As with any new VM or Server, you will probably want to bring all packages up to date using the VM’s own OS package management system.
Vagrant Boxes and Shared Folders
As already established, Vagrant images for VMWare or VirtualBox can be downloaded from the internet using the vagrant command line or as a quick google search will reveal, from here.
The image files (boxes) are stored in .vagrant.d/boxes
Once an image has been downloaded, a “box” has been “created”. This doesn’t mean a server (VM) has been created. It just means that your local installation of vagrant has a box, ready to be deployed as a VM.
Before this can be done, it is prudent to create a “Project” for your VM, to put a structure in place to allow for some separation, given that you’re likely to want more than one VM. This is very easy to do. Just create some folder e.g. vagrant-project1 in your home directory, or anything you like.
cd into that directory and initialise a new project,
This will create a file called Vagrantfile in your project folder. Edit this file to read as follows…
Vagrant.configure(“2”) do |config|
config.vm.box = “hashicorp/precise64”
config.vm.box_version = “1.1.0”
config.vm.box_url = “https://vagrantcloud.com/hashicorp/precise64”
You don’t have to put all three lines in it, just the first one will do, but why not while you’re in there?
You are not at a point where you have a project, you have a box and you’ve configured your new project to use that box. Now you can bring up a VM in Virtualbox by running the following command from inside your Project folder,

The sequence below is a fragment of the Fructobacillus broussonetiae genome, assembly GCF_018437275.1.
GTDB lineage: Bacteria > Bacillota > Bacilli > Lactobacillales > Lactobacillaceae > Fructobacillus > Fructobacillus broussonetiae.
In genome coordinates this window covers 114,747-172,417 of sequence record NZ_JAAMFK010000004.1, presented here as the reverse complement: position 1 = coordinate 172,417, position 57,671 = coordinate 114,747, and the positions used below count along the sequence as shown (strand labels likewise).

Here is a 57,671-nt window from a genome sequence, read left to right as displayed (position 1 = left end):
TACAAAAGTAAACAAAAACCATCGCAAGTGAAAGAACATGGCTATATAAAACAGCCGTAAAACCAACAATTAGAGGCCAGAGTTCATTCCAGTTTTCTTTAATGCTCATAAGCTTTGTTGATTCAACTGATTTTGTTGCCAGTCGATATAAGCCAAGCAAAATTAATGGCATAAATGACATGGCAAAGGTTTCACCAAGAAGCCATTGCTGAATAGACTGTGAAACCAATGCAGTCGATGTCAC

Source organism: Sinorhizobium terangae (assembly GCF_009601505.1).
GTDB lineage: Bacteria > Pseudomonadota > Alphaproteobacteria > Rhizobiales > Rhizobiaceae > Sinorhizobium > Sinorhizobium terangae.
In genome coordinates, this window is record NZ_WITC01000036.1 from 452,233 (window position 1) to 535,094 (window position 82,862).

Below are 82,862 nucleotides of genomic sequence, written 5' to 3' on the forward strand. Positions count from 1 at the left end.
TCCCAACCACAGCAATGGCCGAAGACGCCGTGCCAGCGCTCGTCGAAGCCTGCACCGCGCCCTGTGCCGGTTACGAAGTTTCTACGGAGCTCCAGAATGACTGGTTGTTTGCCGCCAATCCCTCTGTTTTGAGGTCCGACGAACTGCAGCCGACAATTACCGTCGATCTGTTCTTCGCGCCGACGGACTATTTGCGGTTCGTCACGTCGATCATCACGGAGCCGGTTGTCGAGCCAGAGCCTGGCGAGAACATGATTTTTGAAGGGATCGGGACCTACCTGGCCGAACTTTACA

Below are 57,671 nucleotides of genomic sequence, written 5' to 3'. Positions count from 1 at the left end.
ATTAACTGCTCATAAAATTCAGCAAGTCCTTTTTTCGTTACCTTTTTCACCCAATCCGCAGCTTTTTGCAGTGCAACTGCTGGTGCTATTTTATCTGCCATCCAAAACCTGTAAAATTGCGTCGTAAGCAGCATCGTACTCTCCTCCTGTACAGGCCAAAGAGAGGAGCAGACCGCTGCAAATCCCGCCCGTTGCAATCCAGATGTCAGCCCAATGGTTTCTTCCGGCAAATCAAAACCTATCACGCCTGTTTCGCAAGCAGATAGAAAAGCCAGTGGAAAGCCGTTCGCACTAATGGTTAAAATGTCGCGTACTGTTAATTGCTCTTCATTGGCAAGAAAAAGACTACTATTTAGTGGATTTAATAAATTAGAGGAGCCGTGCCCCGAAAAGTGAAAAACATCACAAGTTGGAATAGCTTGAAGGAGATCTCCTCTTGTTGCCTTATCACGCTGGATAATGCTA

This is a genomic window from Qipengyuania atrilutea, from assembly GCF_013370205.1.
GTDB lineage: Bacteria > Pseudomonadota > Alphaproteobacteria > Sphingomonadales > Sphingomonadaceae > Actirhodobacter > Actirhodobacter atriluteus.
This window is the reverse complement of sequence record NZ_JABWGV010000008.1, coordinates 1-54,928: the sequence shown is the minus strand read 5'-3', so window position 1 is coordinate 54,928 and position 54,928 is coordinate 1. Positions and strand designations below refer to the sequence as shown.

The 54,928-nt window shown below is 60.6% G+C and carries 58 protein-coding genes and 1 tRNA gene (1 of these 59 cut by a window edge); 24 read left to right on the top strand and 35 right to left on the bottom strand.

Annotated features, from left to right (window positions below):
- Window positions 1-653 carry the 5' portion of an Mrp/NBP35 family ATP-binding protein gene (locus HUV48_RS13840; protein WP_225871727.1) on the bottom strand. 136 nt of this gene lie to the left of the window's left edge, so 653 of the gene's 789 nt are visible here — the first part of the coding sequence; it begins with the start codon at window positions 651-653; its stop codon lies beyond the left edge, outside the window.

You can log in with no password, by typing
Then create your first user and add him/her to the sudoers file, just as you would with any linux server,
adduser matt && adduser matt sudo
or adduser matt && usermod -aG sudo matt
whatever’s your way of doing it, it doesn’t matter.
You can edit files on your VM locally, you don’t need to ssh to the server in order to access files on it. Vagrant has mounted your Project folder from inside the VM, so if you’re on the VM and you cd into /vagrant, you’ll be in the same folder as if you’re on your host machine and you cd into ~/vagrant-project1. Really cool!
Vagrant can also be configured to automatically provision. For example, the Vagrantfile can be edited as follows to automatically execute a script – in this case, the script installs Apache if it is not already present.
The bootstrap.sh script referenced in the Vagrantfile above, looks as follows.
Since it was created in my project folder, it is automatically also on the VM since that folder is automatically mounted as mentioned previously.
To effect the changes, you can vagrant reload –provision a running VM to quickly restart it, or if you’ve not yet started the VM, vagrant up will automatically do it.
You can see the VM getting restarted by Vagrant (white text shown above) and Apache getting installed (green text) in the console.
The Apache webserver will not be available from your local web browser, but it can be tested on the VM command line with wget -q0- 127.0.0.1
We can forward the webserver port 80 to our local machine on say, port 4567 and test the webserver accordingly using our own web browser.
We can see that due to the tunnel we’ve created from the VM, by browsing local port 4567, we’re seeing what’s being served on port 80 on our VM.